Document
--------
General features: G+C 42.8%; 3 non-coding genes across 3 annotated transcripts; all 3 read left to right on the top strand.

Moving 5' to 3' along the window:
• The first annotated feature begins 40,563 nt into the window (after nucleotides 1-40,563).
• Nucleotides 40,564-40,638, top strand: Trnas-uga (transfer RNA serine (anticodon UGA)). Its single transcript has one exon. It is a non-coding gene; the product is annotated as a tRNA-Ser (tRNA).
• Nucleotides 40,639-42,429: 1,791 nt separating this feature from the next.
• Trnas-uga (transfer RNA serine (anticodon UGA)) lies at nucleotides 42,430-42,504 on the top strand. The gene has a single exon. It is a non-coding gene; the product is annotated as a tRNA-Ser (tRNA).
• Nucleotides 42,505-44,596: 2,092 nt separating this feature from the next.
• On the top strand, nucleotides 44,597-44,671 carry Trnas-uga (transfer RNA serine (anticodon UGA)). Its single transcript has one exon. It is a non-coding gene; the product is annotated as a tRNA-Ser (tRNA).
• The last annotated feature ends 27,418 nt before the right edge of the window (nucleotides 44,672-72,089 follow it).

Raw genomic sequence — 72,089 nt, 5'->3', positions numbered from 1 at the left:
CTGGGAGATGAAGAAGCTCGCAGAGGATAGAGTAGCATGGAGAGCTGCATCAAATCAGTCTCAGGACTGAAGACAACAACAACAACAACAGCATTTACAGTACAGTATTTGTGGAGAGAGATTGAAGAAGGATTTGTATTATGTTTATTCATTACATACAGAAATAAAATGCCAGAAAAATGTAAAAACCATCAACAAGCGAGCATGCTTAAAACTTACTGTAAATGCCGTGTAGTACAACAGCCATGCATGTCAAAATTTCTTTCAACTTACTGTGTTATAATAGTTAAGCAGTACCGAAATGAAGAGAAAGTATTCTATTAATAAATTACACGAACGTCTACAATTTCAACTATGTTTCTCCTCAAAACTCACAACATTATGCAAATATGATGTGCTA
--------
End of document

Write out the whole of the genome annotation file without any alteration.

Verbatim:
General features: G+C 42.8%; 3 non-coding genes across 3 annotated transcripts; all 3 read left to right on the top strand.

Moving 5' to 3' along the window:
• The first annotated feature begins 40,563 nt into the window (after nucleotides 1-40,563).
• Nucleotides 40,564-40,638, top strand: Trnas-uga (transfer RNA serine (anticodon UGA)). Its single transcript has one exon. It is a non-coding gene; the product is annotated as a tRNA-Ser (tRNA).
• Nucleotides 40,639-42,429: 1,791 nt separating this feature from the next.
• Trnas-uga (transfer RNA serine (anticodon UGA)) lies at nucleotides 42,430-42,504 on the top strand. The gene has a single exon. It is a non-coding gene; the product is annotated as a tRNA-Ser (tRNA).
• Nucleotides 42,505-44,596: 2,092 nt separating this feature from the next.
• On the top strand, nucleotides 44,597-44,671 carry Trnas-uga (transfer RNA serine (anticodon UGA)). Its single transcript has one exon. It is a non-coding gene; the product is annotated as a tRNA-Ser (tRNA).
• The last annotated feature ends 27,418 nt before the right edge of the window (nucleotides 44,672-72,089 follow it).

Raw genomic sequence — 72,089 nt, 5'->3', positions numbered from 1 at the left:
CTGGGAGATGAAGAAGCTCGCAGAGGATAGAGTAGCATGGAGAGCTGCATCAAATCAGTCTCAGGACTGAAGACAACAACAACAACAACAGCATTTACAGTACAGTATTTGTGGAGAGAGATTGAAGAAGGATTTGTATTATGTTTATTCATTACATACAGAAATAAAATGCCAGAAAAATGTAAAAACCATCAACAAGCGAGCATGCTTAAAACTTACTGTAAATGCCGTGTAGTACAACAGCCATGCATGTCAAAATTTCTTTCAACTTACTGTGTTATAATAGTTAAGCAGTACCGAAATGAAGAGAAAGTATTCTATTAATAAATTACACGAACGTCTACAATTTCAACTATGTTTCTCCTCAAAACTCACAACATTATGCAAATATGATGTGCTA